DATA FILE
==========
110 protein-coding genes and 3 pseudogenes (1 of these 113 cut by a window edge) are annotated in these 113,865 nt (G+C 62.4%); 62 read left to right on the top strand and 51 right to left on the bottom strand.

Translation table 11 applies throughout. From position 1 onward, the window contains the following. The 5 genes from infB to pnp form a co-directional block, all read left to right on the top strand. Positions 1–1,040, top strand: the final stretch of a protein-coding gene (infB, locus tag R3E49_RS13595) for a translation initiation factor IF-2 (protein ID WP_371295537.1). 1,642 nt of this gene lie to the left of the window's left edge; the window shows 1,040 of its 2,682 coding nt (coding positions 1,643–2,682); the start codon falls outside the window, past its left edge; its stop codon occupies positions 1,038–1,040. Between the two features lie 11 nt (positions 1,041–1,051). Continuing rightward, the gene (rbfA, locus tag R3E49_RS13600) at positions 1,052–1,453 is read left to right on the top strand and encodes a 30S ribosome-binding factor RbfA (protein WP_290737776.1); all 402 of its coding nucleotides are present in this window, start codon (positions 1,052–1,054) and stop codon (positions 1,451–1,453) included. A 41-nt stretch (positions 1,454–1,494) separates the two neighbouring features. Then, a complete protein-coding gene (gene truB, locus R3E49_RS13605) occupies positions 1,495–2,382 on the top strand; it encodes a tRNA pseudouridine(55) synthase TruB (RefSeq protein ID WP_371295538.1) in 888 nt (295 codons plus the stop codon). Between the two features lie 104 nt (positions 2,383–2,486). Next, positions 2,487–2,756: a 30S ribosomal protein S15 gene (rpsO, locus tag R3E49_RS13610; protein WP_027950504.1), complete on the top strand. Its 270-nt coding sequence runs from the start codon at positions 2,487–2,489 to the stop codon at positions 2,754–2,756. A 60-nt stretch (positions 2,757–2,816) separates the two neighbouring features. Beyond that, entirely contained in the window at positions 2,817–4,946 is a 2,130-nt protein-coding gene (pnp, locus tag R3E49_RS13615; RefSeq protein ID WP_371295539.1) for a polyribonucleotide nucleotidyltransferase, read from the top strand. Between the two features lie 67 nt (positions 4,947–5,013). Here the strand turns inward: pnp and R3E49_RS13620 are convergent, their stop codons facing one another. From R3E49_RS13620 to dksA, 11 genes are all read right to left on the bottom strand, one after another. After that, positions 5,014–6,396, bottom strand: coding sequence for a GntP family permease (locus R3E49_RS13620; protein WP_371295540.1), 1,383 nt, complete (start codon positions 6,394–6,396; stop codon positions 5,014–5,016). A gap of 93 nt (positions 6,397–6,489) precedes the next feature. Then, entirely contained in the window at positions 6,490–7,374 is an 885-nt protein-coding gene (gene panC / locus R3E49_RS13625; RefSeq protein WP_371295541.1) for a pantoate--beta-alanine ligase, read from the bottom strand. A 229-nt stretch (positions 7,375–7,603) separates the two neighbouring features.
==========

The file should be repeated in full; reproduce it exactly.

110 protein-coding genes and 3 pseudogenes (1 of these 113 cut by a window edge) are annotated in these 113,865 nt (G+C 62.4%); 62 read left to right on the top strand and 51 right to left on the bottom strand.

Translation table 11 applies throughout. From position 1 onward, the window contains the following. The 5 genes from infB to pnp form a co-directional block, all read left to right on the top strand. Positions 1–1,040, top strand: the final stretch of a protein-coding gene (infB, locus tag R3E49_RS13595) for a translation initiation factor IF-2 (protein ID WP_371295537.1). 1,642 nt of this gene lie to the left of the window's left edge; the window shows 1,040 of its 2,682 coding nt (coding positions 1,643–2,682); the start codon falls outside the window, past its left edge; its stop codon occupies positions 1,038–1,040. Between the two features lie 11 nt (positions 1,041–1,051). Continuing rightward, the gene (rbfA, locus tag R3E49_RS13600) at positions 1,052–1,453 is read left to right on the top strand and encodes a 30S ribosome-binding factor RbfA (protein WP_290737776.1); all 402 of its coding nucleotides are present in this window, start codon (positions 1,052–1,054) and stop codon (positions 1,451–1,453) included. A 41-nt stretch (positions 1,454–1,494) separates the two neighbouring features. Then, a complete protein-coding gene (gene truB, locus R3E49_RS13605) occupies positions 1,495–2,382 on the top strand; it encodes a tRNA pseudouridine(55) synthase TruB (RefSeq protein ID WP_371295538.1) in 888 nt (295 codons plus the stop codon). Between the two features lie 104 nt (positions 2,383–2,486). Next, positions 2,487–2,756: a 30S ribosomal protein S15 gene (rpsO, locus tag R3E49_RS13610; protein WP_027950504.1), complete on the top strand. Its 270-nt coding sequence runs from the start codon at positions 2,487–2,489 to the stop codon at positions 2,754–2,756. A 60-nt stretch (positions 2,757–2,816) separates the two neighbouring features. Beyond that, entirely contained in the window at positions 2,817–4,946 is a 2,130-nt protein-coding gene (pnp, locus tag R3E49_RS13615; RefSeq protein ID WP_371295539.1) for a polyribonucleotide nucleotidyltransferase, read from the top strand. Between the two features lie 67 nt (positions 4,947–5,013). Here the strand turns inward: pnp and R3E49_RS13620 are convergent, their stop codons facing one another. From R3E49_RS13620 to dksA, 11 genes are all read right to left on the bottom strand, one after another. After that, positions 5,014–6,396, bottom strand: coding sequence for a GntP family permease (locus R3E49_RS13620; protein WP_371295540.1), 1,383 nt, complete (start codon positions 6,394–6,396; stop codon positions 5,014–5,016). A gap of 93 nt (positions 6,397–6,489) precedes the next feature. Then, entirely contained in the window at positions 6,490–7,374 is an 885-nt protein-coding gene (gene panC / locus R3E49_RS13625; RefSeq protein WP_371295541.1) for a pantoate--beta-alanine ligase, read from the bottom strand. A 229-nt stretch (positions 7,375–7,603) separates the two neighbouring features.